Love of Relationships

Lisa Chavers taps into love of relationships for first book

TOPICS: “The Rhythm of Relationships” by Dr. Lisa Chavers

Article David Dupont

Posted By: David Dupont July 3, 2016


BG Independent News

Dr. Lisa Chavers holds on to friendships. She’s still is in touch with Ingrid,  her best friend from  first grade.

Ms. Madelon, her 87-year-old mother says that Chavers, who turns 57 on July 4th, is “the most relational” person that she knows!

That’s not just because Chavers keeps in touch with people, but also because she thinks deeply about those relationships, what sustains them, and how they shift over time, and sometimes how to “let them go” if necessary.

The retired Bowling Green State University administrator has put those thoughts into a book entitled, “The Rhythm of Relationships.” She’ll have a book signing on Saturday, July 9, from 1 to 3 p.m. at Grounds for Thought, 174 S. Main St., Bowling Green.

“Over time, relationships can develop their own rhythm, pace, cadence, and unique sound,” she writes early in the book.  Throughout its 105 pages, she explores how this relational rhythm happens. It’s told through the lens of her own life, growing up in Cleveland, both in the city and often visiting extended family in rural Twinsburg. A major aspect of her life is being a devoted Christian. That’s how she was raised. “I know what I am and what I was trained to be from my youth, a God-fearing young lady,” she said. Her acceptance of Jesus Christ as her Savior in 1978 is so crucial, it is in the first sentence within her introduction. She cites the Bible, but, she said, the Bible is a book, the Lord is a living presence!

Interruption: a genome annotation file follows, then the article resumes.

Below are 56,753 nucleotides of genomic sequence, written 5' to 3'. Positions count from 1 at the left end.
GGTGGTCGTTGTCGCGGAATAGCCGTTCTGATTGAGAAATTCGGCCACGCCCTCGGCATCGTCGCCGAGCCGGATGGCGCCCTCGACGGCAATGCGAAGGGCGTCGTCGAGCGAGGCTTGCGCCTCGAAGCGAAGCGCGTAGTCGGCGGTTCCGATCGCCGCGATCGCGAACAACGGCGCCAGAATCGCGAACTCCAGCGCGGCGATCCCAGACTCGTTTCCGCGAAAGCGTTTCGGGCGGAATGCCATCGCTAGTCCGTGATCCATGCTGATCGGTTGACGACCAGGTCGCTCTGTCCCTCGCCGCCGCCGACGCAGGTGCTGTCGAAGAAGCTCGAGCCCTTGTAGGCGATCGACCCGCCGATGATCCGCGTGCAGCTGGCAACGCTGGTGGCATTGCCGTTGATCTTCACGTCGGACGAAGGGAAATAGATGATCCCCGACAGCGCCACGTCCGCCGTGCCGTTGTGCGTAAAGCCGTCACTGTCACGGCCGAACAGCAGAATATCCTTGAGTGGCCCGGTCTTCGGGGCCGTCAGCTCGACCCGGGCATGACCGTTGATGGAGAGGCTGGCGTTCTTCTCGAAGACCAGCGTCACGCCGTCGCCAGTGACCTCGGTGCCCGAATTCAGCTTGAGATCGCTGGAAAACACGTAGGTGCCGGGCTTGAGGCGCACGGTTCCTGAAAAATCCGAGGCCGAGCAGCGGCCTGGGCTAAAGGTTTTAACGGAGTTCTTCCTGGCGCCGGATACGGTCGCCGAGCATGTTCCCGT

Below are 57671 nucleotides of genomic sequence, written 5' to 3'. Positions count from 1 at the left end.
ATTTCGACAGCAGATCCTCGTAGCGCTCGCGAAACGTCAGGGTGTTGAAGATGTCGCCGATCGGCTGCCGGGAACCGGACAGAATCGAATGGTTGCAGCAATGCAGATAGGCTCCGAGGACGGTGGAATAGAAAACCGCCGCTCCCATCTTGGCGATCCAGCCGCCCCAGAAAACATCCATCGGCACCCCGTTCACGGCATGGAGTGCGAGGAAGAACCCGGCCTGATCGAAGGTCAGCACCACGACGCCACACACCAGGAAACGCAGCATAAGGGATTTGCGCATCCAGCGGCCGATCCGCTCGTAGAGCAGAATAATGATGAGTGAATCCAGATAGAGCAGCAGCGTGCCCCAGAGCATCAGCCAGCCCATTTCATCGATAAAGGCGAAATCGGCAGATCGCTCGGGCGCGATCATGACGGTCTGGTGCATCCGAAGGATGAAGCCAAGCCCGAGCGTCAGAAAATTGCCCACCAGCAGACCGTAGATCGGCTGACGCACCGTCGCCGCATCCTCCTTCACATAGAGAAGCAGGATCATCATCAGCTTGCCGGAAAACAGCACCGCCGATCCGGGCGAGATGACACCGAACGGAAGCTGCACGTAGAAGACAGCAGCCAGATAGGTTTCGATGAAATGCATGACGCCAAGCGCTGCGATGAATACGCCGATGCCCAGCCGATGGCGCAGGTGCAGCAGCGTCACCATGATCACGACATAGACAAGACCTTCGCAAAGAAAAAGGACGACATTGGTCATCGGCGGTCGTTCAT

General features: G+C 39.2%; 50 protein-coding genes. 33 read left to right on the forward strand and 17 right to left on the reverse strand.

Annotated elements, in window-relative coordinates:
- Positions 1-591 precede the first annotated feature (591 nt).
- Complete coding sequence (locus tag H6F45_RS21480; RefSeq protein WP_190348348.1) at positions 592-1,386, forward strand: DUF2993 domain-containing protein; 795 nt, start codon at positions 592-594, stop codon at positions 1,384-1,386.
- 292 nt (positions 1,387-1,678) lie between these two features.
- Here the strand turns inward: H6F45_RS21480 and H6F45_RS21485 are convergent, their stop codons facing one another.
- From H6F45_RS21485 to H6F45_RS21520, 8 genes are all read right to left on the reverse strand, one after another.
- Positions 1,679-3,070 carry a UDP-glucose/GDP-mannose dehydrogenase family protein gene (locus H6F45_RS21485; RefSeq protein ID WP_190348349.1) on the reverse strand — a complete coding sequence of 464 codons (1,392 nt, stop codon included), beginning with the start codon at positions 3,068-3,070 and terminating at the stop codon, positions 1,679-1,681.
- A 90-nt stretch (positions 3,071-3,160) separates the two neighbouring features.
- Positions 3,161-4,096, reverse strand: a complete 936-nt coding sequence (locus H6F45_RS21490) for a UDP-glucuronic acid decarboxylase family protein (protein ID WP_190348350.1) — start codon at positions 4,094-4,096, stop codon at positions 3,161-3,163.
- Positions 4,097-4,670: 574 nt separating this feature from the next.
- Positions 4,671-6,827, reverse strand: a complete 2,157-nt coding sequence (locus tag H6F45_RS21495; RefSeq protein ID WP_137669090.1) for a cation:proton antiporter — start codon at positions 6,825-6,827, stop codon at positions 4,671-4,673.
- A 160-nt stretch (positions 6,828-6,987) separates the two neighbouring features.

Still as much as she draws sustenance from her faith, Chavers aims to enlighten those who don’t share it regarding the importance of relationships and how they change, and how such change needs to be addressed.

As much as the book is the work of a lifetime, she traces its origin back to a class in mission work at her church in Maumee. She wrote a paper on her experience in Jamaica. Atop the paper, the teacher, whom Chavers held in high esteemed, wrote in red ink: “You should write a book!”

The fact that “somebody of that caliber saw something in my writing, she actually saw potential, kind of tipped me over,” Chavers said. Then, she began writing. Penning her thoughts proved to be difficult. Other friends also told her that she should write a book. Later, quite a few persons asked her how the book was coming along.

“I began to see that you can’t talk forever about writing a book and not put some action to it,” Chavers said.

About four and half years ago, she started in earnest with two sentences. Someone (Dr. Lorraine Niboro) advised her to just start writing as if she were placing entries into a journal.

Chavers was hung up on her perceived need for a title to bring what she had to express into focus.

About this time, tragedy struck for her Indian friend, Eva. First her husband died, and then not long after, Eva’s oldest daughter was murdered by her husband, who then committed suicide in front of two of their three children.